Student Richard Hannon leverages his knowledge of two disciplines by combining his work as a community college instructor with his explorations in instructional librarianship, conference presentations, and Web 3.0.
Hannon, who holds an MA in Rhetoric and Composition from San Diego State University, is an adjunct instructor at Palomar College in San Marcos, California and at Saddleback College in Mission Viejo, California. He teaches library science principles in his English Composition classes to support the information literacy needs of community college students.
Realizing how well library and information science would fit with his teaching goals, Hannon enrolled in the MLIS program in Fall 2008. He chose to focus his electives on academic librarianship and new technologies.
Hannon worked with a Saddleback College librarian for one of his course projects, conducting focus groups to find out how his students approached research and where they went to find information. He co-presented their findings in a breakout session at the Library Orientation Exchange (LOEX) Conference in April 2009.
“The paper was about how to get students to evaluate web resources, not by using some checklist but by recognizing that texts are created from subjective discussions in academic communities,” Hannon explained. “Students who want to evaluate these texts have to understand the source of a text and the community that the text is from.”
Hannon’s interest in learning new technologies led him to enroll in LIBR 287 Seminar in Information Science: Web 3.0 and Emerging Trends with instructors Lori Bell and Jeremy Kemp in Fall 2010. He researched the emerging literature on Web 3.0 and mashups, theorizing how to build better library portals for students by creating individualized pages. A mashup is a Web 3.0 application that combines sociographic data from multiple sources to create new services.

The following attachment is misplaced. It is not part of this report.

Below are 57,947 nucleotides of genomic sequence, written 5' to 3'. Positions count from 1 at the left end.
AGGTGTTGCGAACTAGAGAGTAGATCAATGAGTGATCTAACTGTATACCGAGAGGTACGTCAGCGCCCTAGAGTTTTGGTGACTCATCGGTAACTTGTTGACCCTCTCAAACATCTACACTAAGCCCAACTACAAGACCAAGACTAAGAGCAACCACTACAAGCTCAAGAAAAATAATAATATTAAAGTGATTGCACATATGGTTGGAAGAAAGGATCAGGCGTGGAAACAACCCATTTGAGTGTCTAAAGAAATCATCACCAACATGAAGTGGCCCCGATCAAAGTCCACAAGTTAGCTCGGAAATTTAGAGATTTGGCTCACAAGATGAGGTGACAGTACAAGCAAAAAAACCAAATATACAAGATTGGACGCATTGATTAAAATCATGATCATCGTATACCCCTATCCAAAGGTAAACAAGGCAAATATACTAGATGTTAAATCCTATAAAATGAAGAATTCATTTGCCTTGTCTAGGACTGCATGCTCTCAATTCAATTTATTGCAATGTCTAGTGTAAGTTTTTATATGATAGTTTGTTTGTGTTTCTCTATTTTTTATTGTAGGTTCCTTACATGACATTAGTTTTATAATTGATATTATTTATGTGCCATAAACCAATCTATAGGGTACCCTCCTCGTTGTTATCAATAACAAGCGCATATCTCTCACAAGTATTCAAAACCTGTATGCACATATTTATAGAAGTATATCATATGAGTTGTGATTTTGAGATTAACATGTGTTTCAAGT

Hannon brainstormed his research project with a colleague at California State University at San Marcos, where he completed an internship during Fall 2010. They talked about how the university could use the student data it collects to tailor library portals to meet students’ needs. Hannon believes individual portals can especially benefit students from minority or low-income backgrounds.
Hannon’s internship also provided experience in instructional librarianship. He helped to develop the two-week courses San Marcos librarians provide to all incoming freshmen. Hannon found that his teaching background gave him a perspective on how to build strong relationships between librarians and faculty. “Librarians have all this knowledge,” Hannon said. “It’s really a meta-knowledge that can benefit instructors and students in all the academic disciplines.”
Hannon anticipates graduating in Fall 2011 and is interested in earning a PhD in library science. He plans to learn more about how unique teaching strategies can be found at the intersection of the two complementary fields of composition and library science.